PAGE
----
Is there a connection between nimbleness and short-lived-ness?  One could say we made our refrigerator-buying decision nimbly, and in eight to ten years we will be nimble again.  But will a decision that is made nimbly prove to be long-lived?  Is there merit in taking our time about some things, or is the deliberate pace merely an excuse for how very long it takes to turn an ocean liner around?

If manufacturers took more time to make appliances, would they last longer?  Has technology become our master, and are we subject to the almost daily innovations that lead to faster connection speeds, more apps, and a greater variety of bells and whistles?

I have no answers today, but I am glad the fridge is working.oceean liner

 

Some things take a long time to heal

Some things take a long time to heal

hip_labral_tear_avulsionWe were talking about health and mental health the other day in staff meeting, and I asked why mental health issues couldn’t just be called health  issues.  After all, many of the diseases that affect one’s emotional life are caused by a chemical imbalance in the brain, a physical thing.   And then I commented that physical health issues take their mental toll too, and confessed, I think for the first time, that I have been in pain every day for the last year.  That takes a toll.  I get down about it, I get frustrated and angry and discouraged.

We were talking about health because a member of our congregation – a beloved, vivacious woman – committed suicide a few weeks ago, and we are all pretty wrecked about it.  She lived for years with a bi-polar disorder that she chose to hide from many who knew her, and so her choice to end her life came as a shock to most of the congregation.

To say she was vivacious only begins to describe her: vivacious, hilarious, organized, fun, friendly, kind, thoughtful of so many.  That was what she chose to show the world, and that was her authentic self.  But I want to honor the fullness of who she was, and say that the withdrawn, sad parts were her authentic self too, but a part that she chose not to show most of the world.  When she went into the valley of the shadow, she stayed home and hunkered down.  A few of us knew that, and tried to support her as best we could.  She left a note – organized person that she was, of course she left a note – and her sister read part of it at the memorial service.  She assured us that there was nothing any of us could have done to stop her, that her decision had been made, that she knew how much we loved her and how much her death would hurt us.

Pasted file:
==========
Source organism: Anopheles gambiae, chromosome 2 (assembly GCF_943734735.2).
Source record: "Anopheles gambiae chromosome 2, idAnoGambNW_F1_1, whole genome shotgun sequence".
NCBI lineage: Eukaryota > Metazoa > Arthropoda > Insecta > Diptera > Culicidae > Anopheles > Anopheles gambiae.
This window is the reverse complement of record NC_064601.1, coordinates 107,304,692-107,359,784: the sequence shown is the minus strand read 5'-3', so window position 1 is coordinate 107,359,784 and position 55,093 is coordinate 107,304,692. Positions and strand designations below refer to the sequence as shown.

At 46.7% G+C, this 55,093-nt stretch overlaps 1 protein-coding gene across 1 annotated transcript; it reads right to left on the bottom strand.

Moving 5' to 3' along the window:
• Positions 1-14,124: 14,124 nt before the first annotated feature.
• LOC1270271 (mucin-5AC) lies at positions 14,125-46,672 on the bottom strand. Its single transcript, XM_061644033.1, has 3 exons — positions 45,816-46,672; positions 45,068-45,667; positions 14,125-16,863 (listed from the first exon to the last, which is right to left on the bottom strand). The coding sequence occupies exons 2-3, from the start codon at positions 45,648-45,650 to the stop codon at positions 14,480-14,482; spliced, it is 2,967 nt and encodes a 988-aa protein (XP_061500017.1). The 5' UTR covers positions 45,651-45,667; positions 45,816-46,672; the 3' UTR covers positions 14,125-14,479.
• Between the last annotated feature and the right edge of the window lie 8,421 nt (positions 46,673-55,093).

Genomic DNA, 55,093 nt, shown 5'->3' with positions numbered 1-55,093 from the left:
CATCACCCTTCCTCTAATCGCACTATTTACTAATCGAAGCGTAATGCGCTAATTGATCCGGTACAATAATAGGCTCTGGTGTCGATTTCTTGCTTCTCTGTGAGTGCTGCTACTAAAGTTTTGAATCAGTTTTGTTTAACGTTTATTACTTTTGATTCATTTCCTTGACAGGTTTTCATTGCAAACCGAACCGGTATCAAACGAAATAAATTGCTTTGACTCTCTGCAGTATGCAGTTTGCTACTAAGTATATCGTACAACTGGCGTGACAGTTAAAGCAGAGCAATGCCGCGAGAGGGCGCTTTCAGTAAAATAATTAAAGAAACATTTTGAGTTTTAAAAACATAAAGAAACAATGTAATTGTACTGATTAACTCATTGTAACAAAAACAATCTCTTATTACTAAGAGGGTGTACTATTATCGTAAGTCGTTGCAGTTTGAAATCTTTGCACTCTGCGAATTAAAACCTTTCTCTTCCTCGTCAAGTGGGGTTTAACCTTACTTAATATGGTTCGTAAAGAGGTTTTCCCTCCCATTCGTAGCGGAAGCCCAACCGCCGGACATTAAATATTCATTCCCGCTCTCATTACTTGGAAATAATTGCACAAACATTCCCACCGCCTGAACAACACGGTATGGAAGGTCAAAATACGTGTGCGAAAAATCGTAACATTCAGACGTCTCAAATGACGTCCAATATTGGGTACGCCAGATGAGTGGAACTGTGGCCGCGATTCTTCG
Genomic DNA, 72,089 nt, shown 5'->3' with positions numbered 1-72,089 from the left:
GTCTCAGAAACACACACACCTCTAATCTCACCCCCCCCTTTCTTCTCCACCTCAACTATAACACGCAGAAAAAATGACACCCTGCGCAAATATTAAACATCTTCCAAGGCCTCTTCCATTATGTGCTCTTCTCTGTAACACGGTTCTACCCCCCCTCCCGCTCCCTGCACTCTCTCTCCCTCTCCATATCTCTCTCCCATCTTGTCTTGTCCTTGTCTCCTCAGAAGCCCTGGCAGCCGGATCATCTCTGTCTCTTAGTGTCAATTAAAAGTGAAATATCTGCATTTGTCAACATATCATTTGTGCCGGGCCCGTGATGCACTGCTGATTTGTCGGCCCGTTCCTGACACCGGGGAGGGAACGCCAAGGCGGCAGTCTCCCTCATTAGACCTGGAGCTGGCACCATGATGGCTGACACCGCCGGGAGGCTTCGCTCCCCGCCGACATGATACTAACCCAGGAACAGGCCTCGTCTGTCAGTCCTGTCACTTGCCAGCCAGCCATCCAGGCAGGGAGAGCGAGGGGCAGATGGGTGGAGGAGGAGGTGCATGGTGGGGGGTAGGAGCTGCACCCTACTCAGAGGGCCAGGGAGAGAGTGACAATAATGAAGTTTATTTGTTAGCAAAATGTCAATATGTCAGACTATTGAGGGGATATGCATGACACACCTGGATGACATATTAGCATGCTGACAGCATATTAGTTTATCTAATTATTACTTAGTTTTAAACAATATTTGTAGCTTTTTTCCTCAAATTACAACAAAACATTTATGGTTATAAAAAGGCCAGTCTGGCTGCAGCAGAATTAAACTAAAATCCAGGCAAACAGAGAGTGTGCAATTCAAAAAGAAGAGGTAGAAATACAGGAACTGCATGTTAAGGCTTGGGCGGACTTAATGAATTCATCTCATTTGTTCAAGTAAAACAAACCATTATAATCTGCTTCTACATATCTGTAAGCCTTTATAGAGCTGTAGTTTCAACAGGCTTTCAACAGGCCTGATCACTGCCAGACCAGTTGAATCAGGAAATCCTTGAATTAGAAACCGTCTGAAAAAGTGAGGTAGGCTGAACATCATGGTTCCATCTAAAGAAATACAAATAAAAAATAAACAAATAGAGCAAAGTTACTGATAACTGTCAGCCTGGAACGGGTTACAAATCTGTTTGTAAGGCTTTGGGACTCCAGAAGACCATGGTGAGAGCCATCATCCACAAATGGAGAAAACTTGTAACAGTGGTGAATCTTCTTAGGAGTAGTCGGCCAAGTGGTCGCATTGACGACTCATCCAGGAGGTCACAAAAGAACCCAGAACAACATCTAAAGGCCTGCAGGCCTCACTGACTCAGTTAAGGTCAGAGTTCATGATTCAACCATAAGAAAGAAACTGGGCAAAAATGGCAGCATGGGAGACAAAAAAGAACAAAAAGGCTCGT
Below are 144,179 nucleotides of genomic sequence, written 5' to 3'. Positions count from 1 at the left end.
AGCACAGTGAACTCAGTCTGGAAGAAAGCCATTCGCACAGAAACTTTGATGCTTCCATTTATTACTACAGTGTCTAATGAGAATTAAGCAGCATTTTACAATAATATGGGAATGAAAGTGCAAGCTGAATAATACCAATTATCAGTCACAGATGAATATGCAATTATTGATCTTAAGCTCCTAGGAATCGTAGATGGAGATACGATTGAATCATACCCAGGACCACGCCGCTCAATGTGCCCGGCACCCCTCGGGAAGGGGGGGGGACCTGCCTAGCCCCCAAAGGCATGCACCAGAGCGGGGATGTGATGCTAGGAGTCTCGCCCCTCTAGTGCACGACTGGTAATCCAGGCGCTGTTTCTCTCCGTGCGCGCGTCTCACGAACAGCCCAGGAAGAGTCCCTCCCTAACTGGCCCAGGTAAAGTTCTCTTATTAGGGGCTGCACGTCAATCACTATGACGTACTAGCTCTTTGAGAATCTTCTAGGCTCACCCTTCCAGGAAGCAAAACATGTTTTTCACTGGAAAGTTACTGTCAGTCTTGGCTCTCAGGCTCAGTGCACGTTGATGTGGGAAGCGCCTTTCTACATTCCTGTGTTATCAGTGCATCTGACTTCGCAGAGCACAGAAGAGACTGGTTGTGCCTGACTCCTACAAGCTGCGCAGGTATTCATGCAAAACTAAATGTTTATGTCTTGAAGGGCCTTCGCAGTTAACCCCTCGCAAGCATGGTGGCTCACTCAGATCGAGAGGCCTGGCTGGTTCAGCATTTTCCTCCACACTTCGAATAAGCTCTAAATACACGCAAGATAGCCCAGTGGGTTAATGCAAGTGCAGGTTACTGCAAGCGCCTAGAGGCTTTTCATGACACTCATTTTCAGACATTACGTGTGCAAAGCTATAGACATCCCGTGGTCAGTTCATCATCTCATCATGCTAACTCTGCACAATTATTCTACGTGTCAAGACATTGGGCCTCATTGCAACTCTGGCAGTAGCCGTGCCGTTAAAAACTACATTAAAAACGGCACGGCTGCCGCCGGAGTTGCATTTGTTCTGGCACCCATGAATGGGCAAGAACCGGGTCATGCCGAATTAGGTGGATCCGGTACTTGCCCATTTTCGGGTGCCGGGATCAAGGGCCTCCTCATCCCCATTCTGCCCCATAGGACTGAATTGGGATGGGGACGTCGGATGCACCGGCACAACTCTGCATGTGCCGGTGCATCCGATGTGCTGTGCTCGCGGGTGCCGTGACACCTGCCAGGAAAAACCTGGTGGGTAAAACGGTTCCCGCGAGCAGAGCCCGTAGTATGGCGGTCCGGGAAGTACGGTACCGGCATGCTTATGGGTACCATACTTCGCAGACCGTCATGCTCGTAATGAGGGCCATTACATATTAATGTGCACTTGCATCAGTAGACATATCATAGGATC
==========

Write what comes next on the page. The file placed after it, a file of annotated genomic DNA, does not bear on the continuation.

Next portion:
Some things take a long time to heal.  I still have moments of utter disbelief that she is gone, that next year on July 3 we won’t celebrate our birthdays which were exactly two weeks apart.  I keep expecting to walk into the office and hear her ask what we have for her to organize.  But deeper, I am still so very bereaved that she took her own life.  I do wonder what I could have done.  I do doubt that I told her often enough how much I loved her.  There is a hurt there, a wound of sorrow and guilt and profound loss, and the scar that is left some day will not be subtle.

Sometime about eighteen months ago, I tore the labrum tissue in my right hip – it’s the tissue that lines the hip and is like the meniscus of the hip.  It’s been eighteen months of pain, x-rays, an MRI (aided by lots of Valium), conversations with surgeons who tell me surgery is not an option for me, physical therapy, chiropractic help, and exercises.  I limp and I cannot hide the limp.  On Sunday mornings when I walk down the aisle, everyone sees me limp.  They comment that I’m still limping, a year later, and I say yes I am.  They ask if it’s getting better, and I say yes, it is healing and it is healing slowly.

People like to hear that I’m healing, but they don’t like the slowly part.  Maybe it’s hard for them to see me in pain, although I try to hide it.  Maybe it reminds them that their pastor is not a spry thirty-year-old.  Maybe they’re being empathetic, because I’m not the only one around church who walks with a little wobble.

It has been an interesting journey these last eighteen months, one of the body-mind-soul journeys that contains lessons about patience and honesty and good humor, about frustration and hope, about pain and tiredness.  In the last two months I have made peace with the fact that this will take a long time to heal, that some wounds – however invisible to the naked eye – are not easily mended.

Broken hearts and spirits don’t mend easily or quickly.  It is possible that some never mend.  But some will, over time, over months and years and decades.

May we be patient with each other in the mending.

 

mended-heart